Morrison Cummins also observes that some co-op and condo communities simply don’t have enough residents with an interest in running for the board, so you might want to draft the term limit provision in such a way as to only apply if there is a contested election.

Petrenko adds that “New people bring out new ideas, and new blood diversifies the board and the communities. It’s hard to get people to run for the board, though; it’s a volunteer situation. You have to be available to the community if you make that commitment. Many residents are concerned about the repercussions of making decisions, and that holds them back. It might be hard to fill the board if there were term limits.”

In a more ‘macro’ view, Morrison Cummins says that “There is good and bad in not having term limits. The good is when there are full and fair elections, and the same individuals are voted in for decades because the shareholders and owners support them.  The bad is when the incumbent board uses its power to prevent other candidates from gaining office. An example of the latter is if a board only allows the board-recommended slate to be put on the ballot so that any other candidate must be nominated from the floor without a chance to speak or present his or her candidacy statement. On the other hand, there are directors and managers out there who have served their buildings well for decades, been a pillar of their communities and helped maintain property values. A term limit that would force someone like that out would not be a good thing.” 

All considered, term limits may be right for some communities and not for others. The major factor in adopting such is to determine whether it would work for your community, and implementing it in a thoughtful and legally supported way.

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  • Dr. Geraldine Towers on Sunday, May 30, 2021 8:30 AM
    I live in a co-op in Seaford, Long Island, N.Y. (Nassau County). I am NOT a shareholder. The complex was built in 1966. It took me 15 years to get smoke detectors installed in the common areas. There has never been an outside independent audit. The manager is a licenced C.P.A. and when questioned he responds "I audit myself". He charged a tax on garage fees for decades and when exposed refunded $40. to shareholders with the explanation that "my computer program was defective". His reaction to my repeated attempts to resolve building code violations (retroactive to 1985) is threatening and negative. He not only permits and admits paying past managers off the books but encourages the "Puppet Board" to ignore state laws. As a retired newspaper editor I approached the ongoing irregularities with " kid gloves". Since 1978 I have served as a Consumer Advocate and Liaison for many co-op in Queens, New York. My experience has helped diffuse potentially explosive situations. Over the years I have appeared before the board, sent letters and as a last resort reported issues to the Attorney General, the Nassau County D.A. and local authorities. The Complex Manager has refused to comply with New York State Laws. Should I just give up?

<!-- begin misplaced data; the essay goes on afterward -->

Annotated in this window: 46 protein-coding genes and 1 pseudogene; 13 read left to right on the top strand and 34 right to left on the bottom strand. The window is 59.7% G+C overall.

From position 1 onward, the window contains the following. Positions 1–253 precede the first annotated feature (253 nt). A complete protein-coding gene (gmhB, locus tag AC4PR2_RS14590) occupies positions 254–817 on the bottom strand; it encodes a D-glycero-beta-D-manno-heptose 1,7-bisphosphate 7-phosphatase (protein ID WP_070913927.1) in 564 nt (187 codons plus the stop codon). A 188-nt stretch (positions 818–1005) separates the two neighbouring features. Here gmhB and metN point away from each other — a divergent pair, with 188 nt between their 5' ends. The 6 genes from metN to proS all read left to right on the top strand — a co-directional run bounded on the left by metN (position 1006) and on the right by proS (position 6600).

• I disagreed with anyone saying that term limit is not necessary ,it is a must the longer member remain on the board the most damages they can cause ,changes are good ,new vision, new leaders. When I served on my coop board I did not expect to be there for a lifetime and I did pushed the folks to do more instead of coming in to seat down and asked how are you doing , this is a business if one is not fit they shouldn't be on any coop board, member need to educated themselves and stop relying on management for their poor decision, they need to read about coop, they need to participate in the seminar, in my days I had the late Charlie Rappaport to teach us what to look for and be concerned to and the most important issue is to keep our eyes on the management company as to where the money is being spent. I don't like to hear that people in this industry keep saying the expertise is important is this why they refused to teach other member what they should know as they remain a dinosaur on the board chair. After two terms member should have the decency to step aside ,they can come back at another time if they chose make space for new ideas and vision, in my coop I have a lady who is on our coop for the past 20 years she is still the worst member of the board she had zero management skills and no administrative skills and yet she was a principal in our school system in NYC. Board member should not play the gossips card as they do in my coop .Cooperative is a business those member are like any other member except they volunteer to represent out interest if so do the job well as volunteer stop the dictatorship, respect our democracy get the election process as was established by previous board for the past 60 years ,Every 4 years we have a presidential election Congress very two years and six years respectively people got elected not chosen as they have done in my coop for he past 5 years.Coop by law are to be respected not taken as a joke it is very insulting when a coop lawyer representing a corporation look for a pay check instead of the rule of law.